Youngkin energy plan emphasizes nuclear energy

Featured Image: Greer Environmental Sciences Center boasts environmentally friendly energy. Ross Winner|Marlin Chronicle 

Gov. Glenn Youngkin released the Commonwealth of Virginia’s 2022 Energy Plan on Oct. 4, rerouting from the Virginia Clean Energy Act (VCEA) established in 2020. 

The 2022 plan is outlined based on the listed principles of reliability, affordability, innovation, competition and environmental stewardship. It places an emphasis on nuclear energy, saying that the Commonwealth will “Work with government, industry, and academic partners to develop a plan to deploy a commercial small modular nuclear reactor in Southwest Virginia within 10 years.”

Youngkin said the VCEA needed to be reevaluated. His plan stated that “Given the likely technical, affordability, and reliability challenges for Virginia’s electrical grid, these mandates require periodic review and reauthorization.”

 In the letter that preambles the plan, Youngkin said, “We need to push beyond petty politics and execute on a real strategy to provide the reliable, affordable and clean energy economy of tomorrow that Virginia deserves.”

Sophomore Jessica Wilson, vice president of Marlins Go Green, Virginia Wesleyan University’s student-led sustainability organization, said that she is concerned about Youngkin’s energy plan. Much of this concern stems from Youngkin’s intention of removing Virginia from the Regional Greenhouse Gas Initiative (RGGI), a program that reduces the amount of carbon dioxide emissions from electric power plants. 

Additionally, Wilson said Youngkin is “trying to repeal the legislation that tied us to California’s new law that will only allow new vehicles that are sold to be EV (electric vehicles) starting in 2035.”

As for campus policy at VWU, Wilson said she would like to see Virginia Wesleyan’s energy come from more renewable sources. She cited research from VWU 2022 graduate, Nathaniel Powell, that measured the university’s renewable energy production from July 2020 to June 2021. According to the study, 65.58% of VWU’s carbon footprint came from off-site energy purchasing. The study found that solar power accounted for 0.24% of energy used on campus in 2021. “It would be great if our campus could invest in more solar,” Wilson said.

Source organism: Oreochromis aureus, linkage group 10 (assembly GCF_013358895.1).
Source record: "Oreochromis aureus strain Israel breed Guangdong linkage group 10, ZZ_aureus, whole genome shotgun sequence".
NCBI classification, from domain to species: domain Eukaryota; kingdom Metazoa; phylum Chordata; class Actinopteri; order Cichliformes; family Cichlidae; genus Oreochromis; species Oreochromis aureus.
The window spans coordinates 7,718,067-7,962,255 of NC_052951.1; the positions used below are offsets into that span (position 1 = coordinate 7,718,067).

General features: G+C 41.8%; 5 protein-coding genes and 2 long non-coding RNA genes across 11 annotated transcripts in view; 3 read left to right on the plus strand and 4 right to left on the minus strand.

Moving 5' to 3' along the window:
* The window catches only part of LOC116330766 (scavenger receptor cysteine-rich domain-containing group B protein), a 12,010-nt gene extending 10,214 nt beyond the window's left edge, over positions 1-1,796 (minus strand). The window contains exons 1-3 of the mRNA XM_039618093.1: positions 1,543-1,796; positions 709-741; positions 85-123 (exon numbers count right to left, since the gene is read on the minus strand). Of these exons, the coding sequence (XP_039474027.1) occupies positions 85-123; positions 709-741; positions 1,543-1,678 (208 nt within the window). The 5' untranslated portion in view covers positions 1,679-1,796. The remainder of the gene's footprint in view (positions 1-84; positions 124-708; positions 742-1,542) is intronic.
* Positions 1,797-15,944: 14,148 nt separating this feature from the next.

Beyond campus, Wilson said she wants to see policies that limit CO2 emissions from large polluters and help low-income households transition to more efficient appliances and electric vehicles.

VWU Political Science major, freshman Breanne Bessette, said that even when people are concerned about the environment, their voting may not reflect that. 

A citizen acknowledging climate change as a problem “doesn’t necessarily mean that they’re going to turn around and vote for the person that’s going to make their gas prices go up, or that’s going to force them to trade from a gas car to electric car,” Bessette said. 

She said that environmentally-motivated voting surfaces the conflict of  “what’s convenient versus what is the ethically correct decision.”

VWU sets its own standard for clean energy policies. According to the sustainability branch of the university’s website, “Virginia Wesleyan is committed to waste-reduction, recycling, energy efficiency, green building practices, composting and other earth-friendly landscaping practices, promotion of public transportation and much more.” The university heavily promotes its Greer Environmental Sciences Center in alignment with those values.

The green building industry lands right in the intersection between money, policy and the environment. Joe Atkins, VMDO architect and designer of VWU’s Greer Environmental Center, said that in terms of green buildings, “lowering the costs and getting some of those barriers out of the way” can encourage institutions to switch to sustainable energy measures.

According to Atkins, lots of trade offs occur in the construction process of green buildings. He said HVAC heating and cooling systems have some of the largest impact, but its implementation must find a balance between cost and environmental footprint. 

“A lot of times we will really go to bat for the upfront expense of drilling the geothermal wells, so that you can get that huge energy benefit,” Atkins said.

Energy conservation measures within Greer’s design include a green roof, optimized natural light and a ground system for water heating and cooling.

“Sustainable features integrated in the constructed wetlands,” the VMDO website said. “Near high-efficiency building systems, and on the green roof are accessible to students who study local flora and fauna and monitor the building’s use of energy and water.”

Dr. Maynard Schaus, professor of Environmental Science and coordinator of Sustainability Management at VWU, said that he recalls how an exciting part of the Greer design process for him was “building on the success” of the Chesapeake Bay Foundation’s Brock Environmental Center. This is one of the first local buildings to achieve “net zero” energy, meaning it uses no more electricity than what it generates on its own through solar and wind.

By Lily Reslink